Our Commitment to Sustainability
Sustainability is no longer just a phrase that is stated, and nothing is done about it. It is act that requires diligent efforts be made, follow-up, and lifelong commitment. At Alico, Inc., we are dedicated to being an industry leader. We understand that the world is constantly evolving and changing, causing us to do the same. Our beliefs and focus are shaped by how we operate our company each day. Alico has been around for generations and we are ready to continue increasing our sustainability value for the many years to come. As a frontrunner in the citrus industry, we are committed to being a responsible corporate citizen. We operate with integrity, protect our lands, cultivate the safety and skills of our people, and support our communities.
Putting Our People First
We understand the significance of treating our employees with the upmost respect and the longevity that they will stay working for us if they are treated equally. Our Alico family is built on trust, a good work ethic, and looking out for one another. We all strive to attain one common goal: to continue producing the best juicing oranges in the nation. The way we will achieve this is by holding those in the workplace to the highest stature.
- Health and Safety
- Fair Labor
- Employee Education and Development
- Diversity, Equity, and Inclusion
- Farmer Engagement and Support
- Community Investment
Our Planet is Our Only Home
Alico, Inc. is continuously exploring fresh and innovative approaches to enhance our day-to-day field operation to lessen our impact on the global environment. We invest in automation and microjet irrigation systems with moisture sensors to operate water systems as efficiently and effectively as possible, and to distribute water precisely to our citrus trees. We equip our spreaders and sprayers with Variable Rate Technology (tree sensors) that regulate chemical and fertilizer usage by applying the fertilizer or spray volume based on the size of the tree. Alico adheres to the Florida Department of Agriculture and Consumer Services (“FDACS”) Best Management Practices (“BMP’s”) for Citrus, which are intended to enhance water quality, while sustaining agricultural production. These BMP’s cover important areas, such as nutrient management, irrigation management, and water resource protection.
- Prevent pollution wherever possible
- Properly dispose of hazardous chemicals
- Water Management
- Precision Farming
Alico has a long history of working with state and local governments as well as environmental organizations to protect environmentally sensitive land.
In the late 1980’s, Alico transferred land that would become part of the Corkscrew Regional Ecosystem Watershed (CREW). This has become an important wildlife and environmental area. The CREW provides natural flood protection, water purification and critical aquifer recharge. The watershed also serves as important habitat for animal species such as the endangered Florida panther, snail kite and wood stork.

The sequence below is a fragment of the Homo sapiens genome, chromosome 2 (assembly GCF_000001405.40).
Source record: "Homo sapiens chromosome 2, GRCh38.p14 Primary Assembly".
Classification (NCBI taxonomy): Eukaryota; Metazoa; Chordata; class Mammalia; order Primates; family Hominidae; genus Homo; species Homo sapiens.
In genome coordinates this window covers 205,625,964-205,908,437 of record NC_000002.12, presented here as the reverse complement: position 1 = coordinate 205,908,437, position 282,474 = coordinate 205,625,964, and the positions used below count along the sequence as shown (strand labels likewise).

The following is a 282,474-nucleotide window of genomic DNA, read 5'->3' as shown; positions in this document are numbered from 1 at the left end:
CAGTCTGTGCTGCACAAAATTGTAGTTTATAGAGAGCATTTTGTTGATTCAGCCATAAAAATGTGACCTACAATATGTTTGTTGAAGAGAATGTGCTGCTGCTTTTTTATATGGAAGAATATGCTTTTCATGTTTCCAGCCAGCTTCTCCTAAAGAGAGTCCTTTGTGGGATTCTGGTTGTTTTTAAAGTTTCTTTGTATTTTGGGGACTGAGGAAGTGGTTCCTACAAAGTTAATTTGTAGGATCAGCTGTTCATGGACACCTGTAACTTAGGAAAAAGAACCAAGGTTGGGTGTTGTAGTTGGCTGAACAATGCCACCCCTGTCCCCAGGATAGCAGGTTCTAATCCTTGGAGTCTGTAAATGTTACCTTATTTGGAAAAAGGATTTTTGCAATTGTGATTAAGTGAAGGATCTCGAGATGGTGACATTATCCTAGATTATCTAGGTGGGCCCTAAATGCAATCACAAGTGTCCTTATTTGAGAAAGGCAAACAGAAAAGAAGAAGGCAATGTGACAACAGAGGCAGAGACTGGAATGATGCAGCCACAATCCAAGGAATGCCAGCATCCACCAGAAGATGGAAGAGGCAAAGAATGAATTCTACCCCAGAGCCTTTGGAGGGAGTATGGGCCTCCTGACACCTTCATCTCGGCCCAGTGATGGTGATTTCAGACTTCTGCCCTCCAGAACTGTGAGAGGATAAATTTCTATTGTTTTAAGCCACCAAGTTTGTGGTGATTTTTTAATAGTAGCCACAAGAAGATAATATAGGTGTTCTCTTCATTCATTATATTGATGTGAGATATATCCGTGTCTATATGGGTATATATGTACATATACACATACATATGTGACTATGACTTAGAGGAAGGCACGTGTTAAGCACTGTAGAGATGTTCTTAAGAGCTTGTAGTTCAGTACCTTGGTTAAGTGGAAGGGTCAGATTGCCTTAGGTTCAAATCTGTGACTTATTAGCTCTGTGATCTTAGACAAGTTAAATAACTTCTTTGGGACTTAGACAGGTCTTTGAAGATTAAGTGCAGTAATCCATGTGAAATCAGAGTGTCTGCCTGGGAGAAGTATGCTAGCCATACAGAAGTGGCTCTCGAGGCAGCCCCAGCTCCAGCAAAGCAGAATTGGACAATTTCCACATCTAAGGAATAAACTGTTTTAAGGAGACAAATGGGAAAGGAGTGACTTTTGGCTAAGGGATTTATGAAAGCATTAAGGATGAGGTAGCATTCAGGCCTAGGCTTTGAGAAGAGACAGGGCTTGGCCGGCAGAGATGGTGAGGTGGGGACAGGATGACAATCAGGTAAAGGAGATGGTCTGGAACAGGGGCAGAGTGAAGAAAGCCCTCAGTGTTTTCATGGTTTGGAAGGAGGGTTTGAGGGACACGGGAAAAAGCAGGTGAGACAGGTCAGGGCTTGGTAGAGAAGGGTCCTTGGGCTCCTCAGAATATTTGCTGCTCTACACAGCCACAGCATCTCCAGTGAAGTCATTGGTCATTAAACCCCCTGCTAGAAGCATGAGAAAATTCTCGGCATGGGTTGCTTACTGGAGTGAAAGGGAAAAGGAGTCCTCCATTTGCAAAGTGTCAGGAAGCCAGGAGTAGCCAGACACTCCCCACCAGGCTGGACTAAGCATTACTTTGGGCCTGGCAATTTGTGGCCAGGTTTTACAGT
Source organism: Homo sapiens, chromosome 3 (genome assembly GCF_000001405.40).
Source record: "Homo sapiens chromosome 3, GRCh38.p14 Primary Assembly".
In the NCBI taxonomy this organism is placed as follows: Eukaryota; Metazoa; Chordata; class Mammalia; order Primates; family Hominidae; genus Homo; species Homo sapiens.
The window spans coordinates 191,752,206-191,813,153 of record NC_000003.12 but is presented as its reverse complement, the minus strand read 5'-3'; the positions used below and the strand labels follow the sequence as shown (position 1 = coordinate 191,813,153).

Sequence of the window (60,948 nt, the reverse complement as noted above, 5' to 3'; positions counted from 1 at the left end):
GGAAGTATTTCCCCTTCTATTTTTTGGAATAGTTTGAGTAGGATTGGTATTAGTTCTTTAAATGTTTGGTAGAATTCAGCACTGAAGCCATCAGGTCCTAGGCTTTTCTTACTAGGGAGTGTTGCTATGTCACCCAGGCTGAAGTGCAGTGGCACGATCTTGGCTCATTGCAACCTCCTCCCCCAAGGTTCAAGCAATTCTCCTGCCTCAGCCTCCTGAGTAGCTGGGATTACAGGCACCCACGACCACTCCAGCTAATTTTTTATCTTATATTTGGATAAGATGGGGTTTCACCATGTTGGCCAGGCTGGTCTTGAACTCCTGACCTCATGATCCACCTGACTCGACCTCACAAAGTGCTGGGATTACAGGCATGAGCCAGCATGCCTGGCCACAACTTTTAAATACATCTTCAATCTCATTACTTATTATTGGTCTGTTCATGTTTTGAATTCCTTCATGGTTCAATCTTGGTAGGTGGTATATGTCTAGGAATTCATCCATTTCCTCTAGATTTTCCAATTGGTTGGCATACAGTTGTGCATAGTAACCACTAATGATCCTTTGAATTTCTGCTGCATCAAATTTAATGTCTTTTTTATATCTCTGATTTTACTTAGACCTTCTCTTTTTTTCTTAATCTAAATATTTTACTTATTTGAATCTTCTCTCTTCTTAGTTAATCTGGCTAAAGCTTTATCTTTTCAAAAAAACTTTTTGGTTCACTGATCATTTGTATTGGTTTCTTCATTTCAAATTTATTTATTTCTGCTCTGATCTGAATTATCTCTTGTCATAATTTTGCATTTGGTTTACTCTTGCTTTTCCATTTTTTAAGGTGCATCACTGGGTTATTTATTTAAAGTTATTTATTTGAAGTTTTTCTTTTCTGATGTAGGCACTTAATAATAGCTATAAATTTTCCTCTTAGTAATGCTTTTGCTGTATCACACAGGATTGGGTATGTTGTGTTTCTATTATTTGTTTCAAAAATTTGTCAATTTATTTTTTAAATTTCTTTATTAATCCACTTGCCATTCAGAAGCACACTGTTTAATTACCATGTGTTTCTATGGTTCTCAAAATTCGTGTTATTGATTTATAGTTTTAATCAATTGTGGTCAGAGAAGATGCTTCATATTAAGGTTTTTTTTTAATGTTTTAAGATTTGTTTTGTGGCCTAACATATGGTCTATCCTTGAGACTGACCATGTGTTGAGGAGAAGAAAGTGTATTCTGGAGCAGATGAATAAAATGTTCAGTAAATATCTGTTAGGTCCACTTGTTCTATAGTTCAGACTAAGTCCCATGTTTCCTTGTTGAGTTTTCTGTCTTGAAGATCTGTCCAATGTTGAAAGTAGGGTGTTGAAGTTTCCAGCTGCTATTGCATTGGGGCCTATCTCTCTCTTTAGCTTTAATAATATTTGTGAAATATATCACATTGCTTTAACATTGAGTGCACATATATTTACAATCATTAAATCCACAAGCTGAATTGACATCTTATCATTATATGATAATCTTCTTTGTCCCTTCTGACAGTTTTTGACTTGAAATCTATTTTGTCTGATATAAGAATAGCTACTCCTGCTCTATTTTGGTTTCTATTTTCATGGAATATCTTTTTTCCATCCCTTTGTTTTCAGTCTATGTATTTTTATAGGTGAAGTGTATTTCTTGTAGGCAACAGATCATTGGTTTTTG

In 1986, Alico transferred land which became part of the Tiger Creek Preserve which is managed today by The Nature Conservancy.
In 1998, Alico transferred land which became the Okaloacoochee Slough Wildlife Management Area (WMA). This area is important to the survival of several declining wildlife species, especially the Florida panther, wood stork, Audubon’s crested caracara, snail kite, American swallow-tailed kite and sandhill crane.
In June of 2008, Alico worked with the Board of County Commissioners of Collier County to designate 3,699 acres of Alico’s land as a Stewardship Sending Area to help support the counties preservation efforts.
In September of 2013, Alico entered into an easement agreement with the United States Department of Agriculture ("USDA"), through its administering agency, The Natural Resources Conservation Service, on approximately 11,600 acres of Ranch and Conservation land located in Hendry County, Florida. The easement bars commercial development on the property in perpetuity. The property was enrolled in the Wetlands Reserve Program designed to restore, protect, and enhance the values of the wetlands and for the conservation of natural resources.
On June 3, 2021, the Company sold approximately 11,600 acres of Ranch and Conservation land to a third party rancher. As such, the new owner will continue to graze cattle on the land and assume responsibilities under the easement agreement.
Additionally, in 2019, Alico sold 5,534 acres to the State of Florida to support the Devil’s Garden Florida Forever project. Florida Forever is Florida’s premier conservation and recreation lands acquisition program, a blueprint for conserving natural resources and renewing Florida’s commitment to conserve the state’s natural and cultural heritage.
The 5,534 acres Alico is comprised of 3,233 acres of uplands and 2,301 acres of wetlands. In purchasing the land, Florida Cabinet staff analysis noted, “"The long-term stewardship of the landowner is evident through the diversity of ecosystems and resource integrity found throughout the western portion of the project area."
Specifically, this property will help the State of Florida:
- Provide a natural habitat to several threatened native plant and animal species, and has numerous recorded sightings of the Florida Panther;
- Adjoin the Great Florida Birding and Wildlife Trail; and
- Provide a critical flow of water to the natural systems of Fakahatchee Strand and Big Cypress Preserve
- On September 11, 2020, the Company sold approximately 10,700 acres on the western part of Alico Ranch to the State of Florida
- On April 15, 2021, the Company sold approximately 5,700 acres on the western part of the Ranch to the State of Florida.